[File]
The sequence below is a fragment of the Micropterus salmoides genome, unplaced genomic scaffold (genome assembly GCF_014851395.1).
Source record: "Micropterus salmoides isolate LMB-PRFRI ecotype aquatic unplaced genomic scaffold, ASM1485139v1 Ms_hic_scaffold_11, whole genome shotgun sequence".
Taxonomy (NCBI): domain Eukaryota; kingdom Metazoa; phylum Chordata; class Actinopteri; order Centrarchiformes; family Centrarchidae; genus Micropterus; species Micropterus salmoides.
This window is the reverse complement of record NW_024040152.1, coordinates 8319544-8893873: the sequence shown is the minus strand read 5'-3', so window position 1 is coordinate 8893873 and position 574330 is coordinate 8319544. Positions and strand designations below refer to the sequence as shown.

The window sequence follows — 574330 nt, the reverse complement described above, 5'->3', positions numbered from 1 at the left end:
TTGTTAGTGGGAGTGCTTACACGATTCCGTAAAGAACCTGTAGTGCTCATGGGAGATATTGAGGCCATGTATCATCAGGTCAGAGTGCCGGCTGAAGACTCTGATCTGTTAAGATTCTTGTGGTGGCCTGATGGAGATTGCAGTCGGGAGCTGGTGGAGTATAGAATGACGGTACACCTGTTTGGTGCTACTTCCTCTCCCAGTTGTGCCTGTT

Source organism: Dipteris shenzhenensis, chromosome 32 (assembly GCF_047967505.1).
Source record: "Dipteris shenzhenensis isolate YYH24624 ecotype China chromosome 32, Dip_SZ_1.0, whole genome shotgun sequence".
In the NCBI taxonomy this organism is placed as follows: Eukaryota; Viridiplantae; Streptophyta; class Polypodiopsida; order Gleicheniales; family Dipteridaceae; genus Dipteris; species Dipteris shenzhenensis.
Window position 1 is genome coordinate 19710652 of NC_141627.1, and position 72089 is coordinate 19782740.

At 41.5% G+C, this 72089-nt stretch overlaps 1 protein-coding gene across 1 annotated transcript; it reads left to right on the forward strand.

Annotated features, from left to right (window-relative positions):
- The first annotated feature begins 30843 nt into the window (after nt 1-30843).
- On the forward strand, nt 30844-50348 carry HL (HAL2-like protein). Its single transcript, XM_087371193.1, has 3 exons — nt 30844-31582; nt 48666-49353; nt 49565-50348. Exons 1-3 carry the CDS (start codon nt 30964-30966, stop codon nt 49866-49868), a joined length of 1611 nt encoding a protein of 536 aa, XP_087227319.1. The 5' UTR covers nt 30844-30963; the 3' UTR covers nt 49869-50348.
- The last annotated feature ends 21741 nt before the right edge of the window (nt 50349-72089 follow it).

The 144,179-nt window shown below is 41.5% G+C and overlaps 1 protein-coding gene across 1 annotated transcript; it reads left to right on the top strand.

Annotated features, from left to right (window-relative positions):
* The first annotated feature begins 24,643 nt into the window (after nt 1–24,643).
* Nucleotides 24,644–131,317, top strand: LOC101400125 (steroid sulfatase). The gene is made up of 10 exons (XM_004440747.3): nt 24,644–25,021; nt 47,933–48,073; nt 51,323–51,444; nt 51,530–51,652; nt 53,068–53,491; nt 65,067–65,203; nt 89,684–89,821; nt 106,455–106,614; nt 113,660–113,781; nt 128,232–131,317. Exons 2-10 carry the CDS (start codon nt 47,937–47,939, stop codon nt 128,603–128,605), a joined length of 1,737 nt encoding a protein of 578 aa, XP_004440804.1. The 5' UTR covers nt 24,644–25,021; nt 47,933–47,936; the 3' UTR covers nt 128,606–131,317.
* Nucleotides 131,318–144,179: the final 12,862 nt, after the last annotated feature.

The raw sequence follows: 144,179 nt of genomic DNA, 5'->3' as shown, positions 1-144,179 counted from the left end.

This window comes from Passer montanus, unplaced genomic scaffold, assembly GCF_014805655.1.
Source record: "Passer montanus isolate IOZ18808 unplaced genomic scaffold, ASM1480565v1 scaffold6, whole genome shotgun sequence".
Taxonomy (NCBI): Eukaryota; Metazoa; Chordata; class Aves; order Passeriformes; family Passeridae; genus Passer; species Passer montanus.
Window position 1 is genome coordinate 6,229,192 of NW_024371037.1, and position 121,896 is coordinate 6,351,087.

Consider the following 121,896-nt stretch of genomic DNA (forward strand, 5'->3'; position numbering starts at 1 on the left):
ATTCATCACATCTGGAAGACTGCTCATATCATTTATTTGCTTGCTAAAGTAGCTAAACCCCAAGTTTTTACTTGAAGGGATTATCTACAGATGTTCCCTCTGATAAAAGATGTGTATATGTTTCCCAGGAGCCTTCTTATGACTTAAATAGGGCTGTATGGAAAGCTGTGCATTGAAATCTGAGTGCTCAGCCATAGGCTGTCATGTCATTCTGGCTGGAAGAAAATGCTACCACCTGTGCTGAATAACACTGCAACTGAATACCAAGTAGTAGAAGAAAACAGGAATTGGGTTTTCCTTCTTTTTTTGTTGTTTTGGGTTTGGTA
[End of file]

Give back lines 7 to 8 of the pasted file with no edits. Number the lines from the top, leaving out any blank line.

Source organism: Dipteris shenzhenensis, chromosome 32 (assembly GCF_047967505.1).
Source record: "Dipteris shenzhenensis isolate YYH24624 ecotype China chromosome 32, Dip_SZ_1.0, whole genome shotgun sequence".